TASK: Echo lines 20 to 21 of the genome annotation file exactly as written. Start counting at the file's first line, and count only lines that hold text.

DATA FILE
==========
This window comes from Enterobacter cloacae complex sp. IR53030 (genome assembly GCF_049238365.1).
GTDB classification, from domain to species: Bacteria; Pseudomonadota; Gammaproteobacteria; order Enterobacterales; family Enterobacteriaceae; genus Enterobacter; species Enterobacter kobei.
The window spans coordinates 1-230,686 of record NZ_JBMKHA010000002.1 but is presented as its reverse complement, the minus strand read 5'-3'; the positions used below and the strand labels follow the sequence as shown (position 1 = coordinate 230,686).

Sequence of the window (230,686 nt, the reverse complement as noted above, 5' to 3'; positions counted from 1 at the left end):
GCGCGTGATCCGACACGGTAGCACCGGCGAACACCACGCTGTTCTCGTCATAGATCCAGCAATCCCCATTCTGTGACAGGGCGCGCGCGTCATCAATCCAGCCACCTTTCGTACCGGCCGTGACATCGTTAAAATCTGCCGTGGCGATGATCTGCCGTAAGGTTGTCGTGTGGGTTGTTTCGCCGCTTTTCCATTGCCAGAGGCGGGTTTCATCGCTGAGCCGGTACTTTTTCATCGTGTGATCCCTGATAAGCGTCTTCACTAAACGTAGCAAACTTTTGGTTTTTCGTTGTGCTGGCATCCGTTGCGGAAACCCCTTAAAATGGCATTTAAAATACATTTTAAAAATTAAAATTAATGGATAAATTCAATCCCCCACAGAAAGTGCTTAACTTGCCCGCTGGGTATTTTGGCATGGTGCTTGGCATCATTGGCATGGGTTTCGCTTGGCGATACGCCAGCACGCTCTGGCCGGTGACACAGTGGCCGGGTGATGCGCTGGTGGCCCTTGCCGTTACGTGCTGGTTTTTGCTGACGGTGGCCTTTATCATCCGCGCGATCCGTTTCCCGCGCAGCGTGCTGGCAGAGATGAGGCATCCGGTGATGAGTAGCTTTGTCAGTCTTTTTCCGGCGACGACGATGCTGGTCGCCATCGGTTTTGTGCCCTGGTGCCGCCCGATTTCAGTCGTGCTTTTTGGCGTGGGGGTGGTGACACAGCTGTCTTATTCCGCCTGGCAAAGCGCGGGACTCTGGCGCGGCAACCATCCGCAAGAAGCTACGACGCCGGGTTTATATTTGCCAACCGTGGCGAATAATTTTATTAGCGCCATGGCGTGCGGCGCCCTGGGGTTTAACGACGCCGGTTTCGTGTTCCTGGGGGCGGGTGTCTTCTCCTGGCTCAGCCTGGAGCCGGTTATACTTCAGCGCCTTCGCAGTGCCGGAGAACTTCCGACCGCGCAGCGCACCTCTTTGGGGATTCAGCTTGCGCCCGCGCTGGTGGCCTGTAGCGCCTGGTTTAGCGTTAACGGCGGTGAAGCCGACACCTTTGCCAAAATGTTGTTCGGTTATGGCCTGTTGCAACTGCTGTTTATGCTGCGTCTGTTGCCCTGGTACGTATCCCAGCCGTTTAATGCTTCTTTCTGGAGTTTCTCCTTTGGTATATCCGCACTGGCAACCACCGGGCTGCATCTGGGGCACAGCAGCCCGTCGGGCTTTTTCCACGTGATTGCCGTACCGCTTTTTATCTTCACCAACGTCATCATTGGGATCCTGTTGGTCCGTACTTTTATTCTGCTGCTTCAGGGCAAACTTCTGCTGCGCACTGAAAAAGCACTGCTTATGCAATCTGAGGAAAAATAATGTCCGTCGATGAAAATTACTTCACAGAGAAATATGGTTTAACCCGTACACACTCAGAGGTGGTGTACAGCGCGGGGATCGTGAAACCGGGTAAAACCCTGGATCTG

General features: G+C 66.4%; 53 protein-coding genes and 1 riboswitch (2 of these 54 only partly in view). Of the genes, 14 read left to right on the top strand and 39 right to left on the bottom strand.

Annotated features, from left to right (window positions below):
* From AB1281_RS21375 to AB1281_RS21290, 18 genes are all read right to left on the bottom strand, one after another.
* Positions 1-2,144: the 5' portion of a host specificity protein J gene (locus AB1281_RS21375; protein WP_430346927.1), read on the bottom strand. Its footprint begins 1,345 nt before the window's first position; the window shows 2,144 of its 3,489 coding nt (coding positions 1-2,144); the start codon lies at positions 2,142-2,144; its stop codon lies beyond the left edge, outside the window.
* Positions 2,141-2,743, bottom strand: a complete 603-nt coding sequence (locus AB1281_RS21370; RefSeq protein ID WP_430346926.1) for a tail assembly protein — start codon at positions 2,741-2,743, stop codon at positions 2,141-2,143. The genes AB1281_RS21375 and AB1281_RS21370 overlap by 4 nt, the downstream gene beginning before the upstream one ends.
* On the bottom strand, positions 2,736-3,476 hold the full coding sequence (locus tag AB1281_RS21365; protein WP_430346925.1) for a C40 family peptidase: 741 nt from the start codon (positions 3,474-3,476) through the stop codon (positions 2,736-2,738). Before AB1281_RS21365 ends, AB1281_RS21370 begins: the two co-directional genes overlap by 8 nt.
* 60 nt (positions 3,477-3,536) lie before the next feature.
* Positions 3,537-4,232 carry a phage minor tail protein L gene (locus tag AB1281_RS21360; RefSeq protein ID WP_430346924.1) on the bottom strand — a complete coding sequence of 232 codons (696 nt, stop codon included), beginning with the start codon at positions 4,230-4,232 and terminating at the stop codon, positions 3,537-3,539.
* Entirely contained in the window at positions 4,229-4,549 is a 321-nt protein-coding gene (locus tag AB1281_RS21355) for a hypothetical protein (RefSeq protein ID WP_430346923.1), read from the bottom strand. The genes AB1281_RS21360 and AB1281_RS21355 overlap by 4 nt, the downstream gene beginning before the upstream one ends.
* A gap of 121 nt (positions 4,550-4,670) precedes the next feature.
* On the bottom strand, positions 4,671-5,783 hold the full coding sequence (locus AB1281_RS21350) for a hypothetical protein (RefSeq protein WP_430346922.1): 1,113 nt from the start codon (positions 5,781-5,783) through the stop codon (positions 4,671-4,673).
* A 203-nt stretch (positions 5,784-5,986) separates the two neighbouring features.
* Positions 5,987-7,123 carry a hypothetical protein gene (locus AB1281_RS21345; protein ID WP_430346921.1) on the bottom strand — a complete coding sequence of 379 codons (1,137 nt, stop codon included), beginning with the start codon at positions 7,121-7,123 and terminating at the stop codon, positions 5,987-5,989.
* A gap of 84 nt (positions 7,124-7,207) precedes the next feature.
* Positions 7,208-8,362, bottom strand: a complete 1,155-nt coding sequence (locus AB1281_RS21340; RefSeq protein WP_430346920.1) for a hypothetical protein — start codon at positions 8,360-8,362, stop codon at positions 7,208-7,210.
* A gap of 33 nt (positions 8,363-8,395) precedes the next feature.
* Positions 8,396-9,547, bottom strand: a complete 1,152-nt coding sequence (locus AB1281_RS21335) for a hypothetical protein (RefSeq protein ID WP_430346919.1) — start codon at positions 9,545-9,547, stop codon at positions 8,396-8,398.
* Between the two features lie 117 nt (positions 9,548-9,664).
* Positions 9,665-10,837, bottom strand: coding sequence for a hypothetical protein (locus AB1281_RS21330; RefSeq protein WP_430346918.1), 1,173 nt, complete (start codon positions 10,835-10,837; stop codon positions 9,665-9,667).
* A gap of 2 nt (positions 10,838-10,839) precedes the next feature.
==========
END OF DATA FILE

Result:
* Positions 7,208-8,362, bottom strand: a complete 1,155-nt coding sequence (locus AB1281_RS21340; RefSeq protein WP_430346920.1) for a hypothetical protein — start codon at positions 8,360-8,362, stop codon at positions 7,208-7,210.
* A gap of 33 nt (positions 8,363-8,395) precedes the next feature.